The Marriage Plot, by Jeffrey Eugenides
Paperback: 416 pages
Publisher: Picador; Reprint edition (September 4, 2012)
Amazon Book Description: Are the great love stories of the nineteenth century dead? Or can there be a new story, written for today and alive to the realities of feminism, sexual freedom, prenups, and divorce?
It’s the early 1980s. In American colleges, the wised-up kids are inhaling Derrida and listening to Talking Heads. But Madeleine Hanna, dutiful English major, is writing her senior thesis on Jane Austen and George Eliot, purveyors of the marriage plot that lies at the heart of the greatest English novels. As Madeleine studies the age-old motivations of the human heart, real life, in the form of two very different guys, intervenes—the charismatic and intense Leonard Bankhead, and her old friend the mystically inclined Mitchell Grammaticus. As all three of them face life in the real world they will have to reevaluate everything they have learned.
Reading Sara Review: Well, you can tell by my rating that this wasn’t my favorite book of all time – and I guess it is safe to say that it is my second least favorite book that I have read in 2015 thus far. My least favorite did not even get finished, so will likely never get a review, but this one – this one I kept holding out hope for, hoping that it would get better, have more of a point to the plot, and make me feel something – anything- besides total boredom. Spoiler alert: it did not.
This book reminded me of The Interestings, by Meg Wolizter – basically a book that thinks its characters are way more interesting than they actually are. I thought that Madeline was snobby, Mitchell was actually a bit interesting – but completely self-absorbed, and Leonard ended up being possibly the only unselfish one of the bunch, though it took him a long time to become that (and he certainly had his own battles to fight, which was a piece of the story that I actually did like).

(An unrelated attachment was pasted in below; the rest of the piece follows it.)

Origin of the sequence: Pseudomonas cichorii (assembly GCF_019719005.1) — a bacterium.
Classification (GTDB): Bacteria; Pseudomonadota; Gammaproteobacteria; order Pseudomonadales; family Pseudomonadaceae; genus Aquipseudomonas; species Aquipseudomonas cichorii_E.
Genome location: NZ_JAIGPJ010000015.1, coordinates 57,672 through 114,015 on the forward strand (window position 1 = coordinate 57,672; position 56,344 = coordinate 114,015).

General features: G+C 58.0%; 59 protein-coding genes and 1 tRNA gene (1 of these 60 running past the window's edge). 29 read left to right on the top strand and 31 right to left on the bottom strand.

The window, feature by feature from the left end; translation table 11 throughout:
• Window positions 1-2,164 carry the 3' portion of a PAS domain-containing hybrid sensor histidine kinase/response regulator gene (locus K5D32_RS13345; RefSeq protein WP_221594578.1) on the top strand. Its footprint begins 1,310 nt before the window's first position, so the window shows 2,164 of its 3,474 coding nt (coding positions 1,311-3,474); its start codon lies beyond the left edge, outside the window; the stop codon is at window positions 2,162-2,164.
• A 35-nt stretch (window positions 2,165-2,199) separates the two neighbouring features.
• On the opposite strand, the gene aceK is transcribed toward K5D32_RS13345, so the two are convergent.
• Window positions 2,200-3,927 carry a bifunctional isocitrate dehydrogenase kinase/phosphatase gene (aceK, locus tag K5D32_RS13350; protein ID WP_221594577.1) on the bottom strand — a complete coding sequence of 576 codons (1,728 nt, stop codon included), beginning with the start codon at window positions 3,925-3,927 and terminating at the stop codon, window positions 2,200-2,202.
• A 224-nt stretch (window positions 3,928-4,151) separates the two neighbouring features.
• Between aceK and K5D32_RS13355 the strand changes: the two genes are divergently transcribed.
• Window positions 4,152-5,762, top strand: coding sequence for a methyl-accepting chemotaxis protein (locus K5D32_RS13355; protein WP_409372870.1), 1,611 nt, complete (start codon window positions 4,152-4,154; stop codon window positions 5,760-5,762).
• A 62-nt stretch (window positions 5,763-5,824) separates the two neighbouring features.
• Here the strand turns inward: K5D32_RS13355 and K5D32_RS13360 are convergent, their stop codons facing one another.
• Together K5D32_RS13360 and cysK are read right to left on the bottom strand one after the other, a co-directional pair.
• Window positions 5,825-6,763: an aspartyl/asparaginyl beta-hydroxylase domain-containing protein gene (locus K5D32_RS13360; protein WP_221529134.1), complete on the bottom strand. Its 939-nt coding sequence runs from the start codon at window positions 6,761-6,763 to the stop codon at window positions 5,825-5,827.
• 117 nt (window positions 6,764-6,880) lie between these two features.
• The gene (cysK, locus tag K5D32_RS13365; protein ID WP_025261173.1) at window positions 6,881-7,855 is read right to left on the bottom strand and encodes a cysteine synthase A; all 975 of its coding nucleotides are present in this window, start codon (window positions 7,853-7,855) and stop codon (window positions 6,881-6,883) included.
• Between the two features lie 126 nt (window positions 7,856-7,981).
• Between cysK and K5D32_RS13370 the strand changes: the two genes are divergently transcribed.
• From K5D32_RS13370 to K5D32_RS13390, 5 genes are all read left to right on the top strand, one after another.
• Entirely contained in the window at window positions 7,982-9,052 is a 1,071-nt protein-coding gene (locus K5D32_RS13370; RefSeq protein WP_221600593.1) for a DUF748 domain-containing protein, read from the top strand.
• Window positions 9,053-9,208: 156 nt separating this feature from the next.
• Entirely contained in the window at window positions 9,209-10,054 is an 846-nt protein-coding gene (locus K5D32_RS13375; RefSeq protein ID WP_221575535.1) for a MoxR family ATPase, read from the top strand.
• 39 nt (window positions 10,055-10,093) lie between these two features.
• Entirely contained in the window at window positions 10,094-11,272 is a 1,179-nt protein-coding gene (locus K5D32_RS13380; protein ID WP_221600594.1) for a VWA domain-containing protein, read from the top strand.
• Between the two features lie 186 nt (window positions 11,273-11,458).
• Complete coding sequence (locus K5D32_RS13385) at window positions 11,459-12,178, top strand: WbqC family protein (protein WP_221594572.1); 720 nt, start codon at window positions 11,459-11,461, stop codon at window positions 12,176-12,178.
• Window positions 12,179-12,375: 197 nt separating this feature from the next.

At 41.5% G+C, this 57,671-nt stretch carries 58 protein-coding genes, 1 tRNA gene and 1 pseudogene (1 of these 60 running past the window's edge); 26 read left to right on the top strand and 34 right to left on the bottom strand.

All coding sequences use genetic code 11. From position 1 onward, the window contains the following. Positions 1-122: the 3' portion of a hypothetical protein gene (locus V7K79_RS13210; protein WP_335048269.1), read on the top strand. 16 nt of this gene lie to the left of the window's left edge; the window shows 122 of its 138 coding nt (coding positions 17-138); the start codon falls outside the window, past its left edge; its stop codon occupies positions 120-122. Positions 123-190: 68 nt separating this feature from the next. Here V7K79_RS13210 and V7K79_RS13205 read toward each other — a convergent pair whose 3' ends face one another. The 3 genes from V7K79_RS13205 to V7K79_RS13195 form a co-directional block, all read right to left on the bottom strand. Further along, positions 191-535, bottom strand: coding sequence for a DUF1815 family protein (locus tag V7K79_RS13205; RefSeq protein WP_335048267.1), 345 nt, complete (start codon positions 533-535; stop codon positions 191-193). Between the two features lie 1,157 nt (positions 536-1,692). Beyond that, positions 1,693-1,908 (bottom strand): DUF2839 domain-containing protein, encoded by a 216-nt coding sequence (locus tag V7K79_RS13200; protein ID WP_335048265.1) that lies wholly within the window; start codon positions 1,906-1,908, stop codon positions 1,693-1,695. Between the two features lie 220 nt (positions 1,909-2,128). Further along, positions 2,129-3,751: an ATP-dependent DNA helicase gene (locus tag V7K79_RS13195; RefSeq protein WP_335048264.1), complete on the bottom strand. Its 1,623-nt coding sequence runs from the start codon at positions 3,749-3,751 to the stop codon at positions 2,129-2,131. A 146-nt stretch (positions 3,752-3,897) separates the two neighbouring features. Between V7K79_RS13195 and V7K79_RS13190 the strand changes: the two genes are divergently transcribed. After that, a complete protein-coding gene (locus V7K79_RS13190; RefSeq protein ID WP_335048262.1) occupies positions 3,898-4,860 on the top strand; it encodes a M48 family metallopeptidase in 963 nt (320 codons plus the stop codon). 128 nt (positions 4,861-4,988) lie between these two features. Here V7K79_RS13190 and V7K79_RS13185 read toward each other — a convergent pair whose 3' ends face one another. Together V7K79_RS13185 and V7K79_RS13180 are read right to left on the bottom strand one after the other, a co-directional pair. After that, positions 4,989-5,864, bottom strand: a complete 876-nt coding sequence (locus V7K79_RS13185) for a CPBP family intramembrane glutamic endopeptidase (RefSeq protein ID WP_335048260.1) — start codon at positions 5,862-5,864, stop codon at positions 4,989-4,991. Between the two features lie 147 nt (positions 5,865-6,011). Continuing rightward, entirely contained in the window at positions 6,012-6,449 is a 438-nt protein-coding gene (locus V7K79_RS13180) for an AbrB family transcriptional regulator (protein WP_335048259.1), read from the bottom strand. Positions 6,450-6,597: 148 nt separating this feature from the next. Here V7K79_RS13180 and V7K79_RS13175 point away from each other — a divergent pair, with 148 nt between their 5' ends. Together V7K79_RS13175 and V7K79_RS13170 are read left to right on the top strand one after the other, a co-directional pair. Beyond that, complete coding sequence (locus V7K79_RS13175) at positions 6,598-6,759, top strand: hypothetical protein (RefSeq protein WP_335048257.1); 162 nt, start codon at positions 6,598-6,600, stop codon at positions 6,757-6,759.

I was excited to read this book. As a fan of Austen, Gaskill, and Eliot myself – I loved the idea of looking at the marriage as a plot – an end goal – and watching young Madeline find love. I did not expect chic-lit per se, but I did expect a little more fun, characters that were relatable and fun to watch grow up to make mistakes. I wanted to be invested in this book, but just never became so. There were so many times that I would look down at my Kindle hoping that I was over half-way finished, because then maybe something would happen that would make this book memorable.
On the positive side, the writing was actually really great and I enjoyed the style that the story was told. That it was set in the 1980s was interesting, actually, it took me awhile to grasp the time frame (realizing that people did not have cell phones was a pretty strong clue to the decade). I do think that things were different then, not necessarily easier or harder, but certainly different. Communication between people was certainly more complicated, especially when letters are not received, or people are not at home to answer their phones.
I felt like Eugenides tried to salvage the book at the end, and bring us back to the “Marriage Plot” concept – but it was too late for me. There was no redemption because this book was not as great as the classic nineteenth century love stories that it claims to be. Clearly other people disagree with my analysis, and I would love to hear other opinions, if you have read it!